Rep. Chaffetz serves subpoena to FBI witness for all Clinton email documents during hearing

In a highly unusual move, Rep. Jason Chaffetz served a subpoena to an FBI official for all documents the bureau has gathered during the course of the investigation into Hillary Clinton's email server in the middle of a committee hearing.

The nearly unprecedented action reflects a growing frustration by the Oversight Committee with the FBI over what they see as a lack of cooperation in investigating the decision made by Director Comey in not indicting Clinton.

Daily Caller:

Will the FBI provide to Congress the full file with no redactions of personal identifiable information?” Chaffetz asked Jason Herring, the FBI’s acting assistant director of legislative affairs, during a House Oversight and Government Reform hearing.

“I cannot make that commitment sitting here today,” Herring said.

Chaffetz has sought all of the records related to the FBI’s Clinton email investigation, including all interview notes, which are referred to as 302s. Earlier this month, the FBI released a heavily-redacted report of its conclusions from the investigation.

The bureau also released Hillary Clinton’s 302 to the public. It gave Congress 302s from other witness interviews, but not all of them.

Chaffetz has taken issue with that withholding as well as the FBI’s decision to redact unclassified personally identifiable information in its report.

“I’m going to issue a subpoena, and I’m going to do it right now,” Chaffetz said to Herring after being told that he could not commit to handing over all of the documents.

“I’ve signed this subpoena. We want all the 302s, and we would like the full file.”

“You can accept service on behalf of the FBI?” Chaffetz asked, as an aide sitting behind him on the dais was seen leaving to server Herring.

“Certainly,” the federal official said.

“You are hereby served. We have a duty and a responsibility. You can cite no precedent. Nothing in the Constitution. No legal precedent. You know this is important to us. You now have your subpoena. We would all like to see this information,” said Chaffetz.

Herring said that the FBI had planned to release other 302s as part of the Freedom of Information Act process.

The FBI can't hide behind the selective exposure of various parts of its investigation.  Clearly, they are trying to protect Comey.  When the full story is told, it's entirely possible that Comey's decision not to recommend prosecution of Clinton will be seen as even more inexplicable than it is now.

As for what the documents will tell us about Clinton, there are sure to be some nuggets of information that make her out to be a liar or worse.  It may not be as important as it should be to the race, however.  People have come to expect the worst when it comes to Hillary Clinton, and a few more revelations probably won't affect the race for president.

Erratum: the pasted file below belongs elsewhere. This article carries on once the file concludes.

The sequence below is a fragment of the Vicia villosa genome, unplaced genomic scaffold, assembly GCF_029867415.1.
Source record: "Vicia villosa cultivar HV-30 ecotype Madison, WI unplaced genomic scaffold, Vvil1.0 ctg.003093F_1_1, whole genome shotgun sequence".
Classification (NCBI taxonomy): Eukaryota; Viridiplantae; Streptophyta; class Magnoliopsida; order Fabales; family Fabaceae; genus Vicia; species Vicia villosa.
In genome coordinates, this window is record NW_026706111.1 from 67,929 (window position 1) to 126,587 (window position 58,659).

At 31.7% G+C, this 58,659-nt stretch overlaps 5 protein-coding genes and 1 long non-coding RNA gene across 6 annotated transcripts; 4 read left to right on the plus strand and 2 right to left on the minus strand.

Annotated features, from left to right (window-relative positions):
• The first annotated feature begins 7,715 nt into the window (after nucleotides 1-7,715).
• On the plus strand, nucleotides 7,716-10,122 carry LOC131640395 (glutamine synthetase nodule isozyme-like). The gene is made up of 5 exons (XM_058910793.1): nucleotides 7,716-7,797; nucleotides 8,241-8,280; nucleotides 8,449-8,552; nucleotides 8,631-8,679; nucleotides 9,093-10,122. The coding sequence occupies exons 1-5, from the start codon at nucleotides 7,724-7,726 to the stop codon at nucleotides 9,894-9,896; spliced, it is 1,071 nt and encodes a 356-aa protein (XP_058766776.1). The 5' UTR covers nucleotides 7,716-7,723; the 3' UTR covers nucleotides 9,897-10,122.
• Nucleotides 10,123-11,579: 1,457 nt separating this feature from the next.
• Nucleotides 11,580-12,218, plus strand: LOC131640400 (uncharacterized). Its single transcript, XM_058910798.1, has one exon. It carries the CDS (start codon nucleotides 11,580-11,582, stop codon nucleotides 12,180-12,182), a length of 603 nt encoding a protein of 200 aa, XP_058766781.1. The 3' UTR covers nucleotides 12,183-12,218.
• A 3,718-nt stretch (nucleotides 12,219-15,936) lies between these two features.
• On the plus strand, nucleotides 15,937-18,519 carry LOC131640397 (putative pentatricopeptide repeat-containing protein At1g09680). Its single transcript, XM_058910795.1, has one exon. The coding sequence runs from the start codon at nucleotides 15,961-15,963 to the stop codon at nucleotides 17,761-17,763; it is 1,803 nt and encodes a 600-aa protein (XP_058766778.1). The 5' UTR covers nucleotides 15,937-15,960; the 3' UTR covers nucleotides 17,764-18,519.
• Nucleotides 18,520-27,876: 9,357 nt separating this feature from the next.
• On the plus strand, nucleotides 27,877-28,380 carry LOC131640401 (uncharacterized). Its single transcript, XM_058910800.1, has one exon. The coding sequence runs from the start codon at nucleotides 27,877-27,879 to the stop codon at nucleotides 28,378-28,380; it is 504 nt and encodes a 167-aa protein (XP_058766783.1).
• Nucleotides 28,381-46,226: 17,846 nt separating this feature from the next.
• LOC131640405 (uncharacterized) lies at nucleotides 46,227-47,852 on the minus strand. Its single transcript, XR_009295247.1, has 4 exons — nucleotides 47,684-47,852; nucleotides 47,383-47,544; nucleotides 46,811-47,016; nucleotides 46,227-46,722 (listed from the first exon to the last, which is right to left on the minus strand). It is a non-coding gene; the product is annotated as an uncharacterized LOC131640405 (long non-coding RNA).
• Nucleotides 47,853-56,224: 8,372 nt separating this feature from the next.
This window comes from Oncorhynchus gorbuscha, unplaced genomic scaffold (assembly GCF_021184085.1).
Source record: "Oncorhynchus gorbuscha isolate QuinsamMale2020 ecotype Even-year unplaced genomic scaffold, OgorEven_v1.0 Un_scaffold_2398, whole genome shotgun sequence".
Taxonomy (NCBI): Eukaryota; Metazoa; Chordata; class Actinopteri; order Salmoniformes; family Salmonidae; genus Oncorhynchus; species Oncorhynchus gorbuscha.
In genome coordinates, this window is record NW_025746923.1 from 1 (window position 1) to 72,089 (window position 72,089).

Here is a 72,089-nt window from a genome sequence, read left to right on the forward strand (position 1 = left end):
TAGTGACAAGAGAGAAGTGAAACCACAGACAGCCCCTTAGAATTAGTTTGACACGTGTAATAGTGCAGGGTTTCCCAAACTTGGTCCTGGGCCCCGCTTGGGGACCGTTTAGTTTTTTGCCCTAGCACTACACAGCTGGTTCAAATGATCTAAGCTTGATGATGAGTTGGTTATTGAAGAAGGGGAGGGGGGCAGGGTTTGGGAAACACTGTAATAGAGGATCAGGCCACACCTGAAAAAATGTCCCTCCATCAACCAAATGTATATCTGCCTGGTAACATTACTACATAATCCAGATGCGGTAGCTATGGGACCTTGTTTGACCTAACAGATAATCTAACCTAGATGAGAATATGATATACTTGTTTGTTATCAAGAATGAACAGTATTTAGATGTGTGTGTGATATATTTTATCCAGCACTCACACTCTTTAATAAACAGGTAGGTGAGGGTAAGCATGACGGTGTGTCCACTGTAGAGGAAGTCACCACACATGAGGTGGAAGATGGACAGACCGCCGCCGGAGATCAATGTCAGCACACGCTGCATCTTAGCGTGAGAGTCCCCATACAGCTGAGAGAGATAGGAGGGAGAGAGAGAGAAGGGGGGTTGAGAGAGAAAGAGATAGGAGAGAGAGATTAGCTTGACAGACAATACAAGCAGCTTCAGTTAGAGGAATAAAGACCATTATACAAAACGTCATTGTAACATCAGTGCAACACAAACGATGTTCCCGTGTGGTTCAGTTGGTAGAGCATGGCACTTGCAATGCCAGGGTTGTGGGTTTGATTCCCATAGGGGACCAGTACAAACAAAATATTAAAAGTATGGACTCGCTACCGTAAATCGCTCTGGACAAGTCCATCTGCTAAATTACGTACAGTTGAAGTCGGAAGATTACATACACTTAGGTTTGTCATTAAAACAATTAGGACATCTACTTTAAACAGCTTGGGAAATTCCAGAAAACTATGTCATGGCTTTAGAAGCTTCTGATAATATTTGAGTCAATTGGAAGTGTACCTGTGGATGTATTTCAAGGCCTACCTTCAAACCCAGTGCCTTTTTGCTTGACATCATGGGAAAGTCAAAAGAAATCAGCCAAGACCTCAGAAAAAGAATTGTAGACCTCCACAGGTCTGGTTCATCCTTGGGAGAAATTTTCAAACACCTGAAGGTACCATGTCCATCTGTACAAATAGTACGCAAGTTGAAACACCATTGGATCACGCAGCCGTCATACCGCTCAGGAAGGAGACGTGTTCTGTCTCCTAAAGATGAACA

In a highly unusual move, Rep. Jason Chaffetz served a subpoena to an FBI official for all documents the bureau has gathered during the course of the investigation into Hillary Clinton's email server in the middle of a committee hearing.

The nearly unprecedented action reflects a growing frustration by the Oversight Committee with the FBI over what they see as a lack of cooperation in investigating the decision made by Director Comey in not indicting Clinton.

Daily Caller:

Will the FBI provide to Congress the full file with no redactions of personal identifiable information?” Chaffetz asked Jason Herring, the FBI’s acting assistant director of legislative affairs, during a House Oversight and Government Reform hearing.

“I cannot make that commitment sitting here today,” Herring said.

Chaffetz has sought all of the records related to the FBI’s Clinton email investigation, including all interview notes, which are referred to as 302s. Earlier this month, the FBI released a heavily-redacted report of its conclusions from the investigation.

The bureau also released Hillary Clinton’s 302 to the public. It gave Congress 302s from other witness interviews, but not all of them.

Chaffetz has taken issue with that withholding as well as the FBI’s decision to redact unclassified personally identifiable information in its report.

“I’m going to issue a subpoena, and I’m going to do it right now,” Chaffetz said to Herring after being told that he could not commit to handing over all of the documents.

“I’ve signed this subpoena. We want all the 302s, and we would like the full file.”

“You can accept service on behalf of the FBI?” Chaffetz asked, as an aide sitting behind him on the dais was seen leaving to server Herring.

“Certainly,” the federal official said.

“You are hereby served. We have a duty and a responsibility. You can cite no precedent. Nothing in the Constitution. No legal precedent. You know this is important to us. You now have your subpoena. We would all like to see this information,” said Chaffetz.

Herring said that the FBI had planned to release other 302s as part of the Freedom of Information Act process.

The FBI can't hide behind the selective exposure of various parts of its investigation.  Clearly, they are trying to protect Comey.  When the full story is told, it's entirely possible that Comey's decision not to recommend prosecution of Clinton will be seen as even more inexplicable than it is now.

As for what the documents will tell us about Clinton, there are sure to be some nuggets of information that make her out to be a liar or worse.  It may not be as important as it should be to the race, however.  People have come to expect the worst when it comes to Hillary Clinton, and a few more revelations probably won't affect the race for president.